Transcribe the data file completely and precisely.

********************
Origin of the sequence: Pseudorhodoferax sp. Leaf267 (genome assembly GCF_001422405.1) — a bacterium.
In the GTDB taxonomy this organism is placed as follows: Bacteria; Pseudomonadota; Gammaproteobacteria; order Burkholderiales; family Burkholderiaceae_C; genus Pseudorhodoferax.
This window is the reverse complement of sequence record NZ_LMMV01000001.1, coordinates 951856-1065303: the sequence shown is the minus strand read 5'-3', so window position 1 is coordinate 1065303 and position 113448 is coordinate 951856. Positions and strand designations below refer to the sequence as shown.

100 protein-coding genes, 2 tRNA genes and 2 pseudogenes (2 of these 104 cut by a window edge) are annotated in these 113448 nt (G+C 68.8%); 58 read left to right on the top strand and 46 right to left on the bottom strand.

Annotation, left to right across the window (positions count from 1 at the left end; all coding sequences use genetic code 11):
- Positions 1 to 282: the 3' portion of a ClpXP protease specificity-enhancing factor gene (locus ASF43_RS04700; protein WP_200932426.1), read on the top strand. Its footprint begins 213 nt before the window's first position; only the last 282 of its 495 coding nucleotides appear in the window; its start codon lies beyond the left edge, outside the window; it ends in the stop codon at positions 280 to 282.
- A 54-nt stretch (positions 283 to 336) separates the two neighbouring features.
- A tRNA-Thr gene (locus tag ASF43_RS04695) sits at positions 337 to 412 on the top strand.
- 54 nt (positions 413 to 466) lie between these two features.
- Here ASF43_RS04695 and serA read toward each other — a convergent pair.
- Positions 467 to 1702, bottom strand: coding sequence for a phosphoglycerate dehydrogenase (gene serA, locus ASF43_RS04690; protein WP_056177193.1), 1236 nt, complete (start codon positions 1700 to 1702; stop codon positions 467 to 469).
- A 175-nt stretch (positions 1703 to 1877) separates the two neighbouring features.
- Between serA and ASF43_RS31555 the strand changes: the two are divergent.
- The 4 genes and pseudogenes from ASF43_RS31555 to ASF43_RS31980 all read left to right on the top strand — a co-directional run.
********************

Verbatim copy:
Origin of the sequence: Pseudorhodoferax sp. Leaf267 (genome assembly GCF_001422405.1) — a bacterium.
In the GTDB taxonomy this organism is placed as follows: Bacteria; Pseudomonadota; Gammaproteobacteria; order Burkholderiales; family Burkholderiaceae_C; genus Pseudorhodoferax.
This window is the reverse complement of sequence record NZ_LMMV01000001.1, coordinates 951856-1065303: the sequence shown is the minus strand read 5'-3', so window position 1 is coordinate 1065303 and position 113448 is coordinate 951856. Positions and strand designations below refer to the sequence as shown.

100 protein-coding genes, 2 tRNA genes and 2 pseudogenes (2 of these 104 cut by a window edge) are annotated in these 113448 nt (G+C 68.8%); 58 read left to right on the top strand and 46 right to left on the bottom strand.

Annotation, left to right across the window (positions count from 1 at the left end; all coding sequences use genetic code 11):
- Positions 1 to 282: the 3' portion of a ClpXP protease specificity-enhancing factor gene (locus ASF43_RS04700; protein WP_200932426.1), read on the top strand. Its footprint begins 213 nt before the window's first position; only the last 282 of its 495 coding nucleotides appear in the window; its start codon lies beyond the left edge, outside the window; it ends in the stop codon at positions 280 to 282.
- A 54-nt stretch (positions 283 to 336) separates the two neighbouring features.
- A tRNA-Thr gene (locus tag ASF43_RS04695) sits at positions 337 to 412 on the top strand.
- 54 nt (positions 413 to 466) lie between these two features.
- Here ASF43_RS04695 and serA read toward each other — a convergent pair.
- Positions 467 to 1702, bottom strand: coding sequence for a phosphoglycerate dehydrogenase (gene serA, locus ASF43_RS04690; protein WP_056177193.1), 1236 nt, complete (start codon positions 1700 to 1702; stop codon positions 467 to 469).
- A 175-nt stretch (positions 1703 to 1877) separates the two neighbouring features.
- Between serA and ASF43_RS31555 the strand changes: the two are divergent.
- The 4 genes and pseudogenes from ASF43_RS31555 to ASF43_RS31980 all read left to right on the top strand — a co-directional run.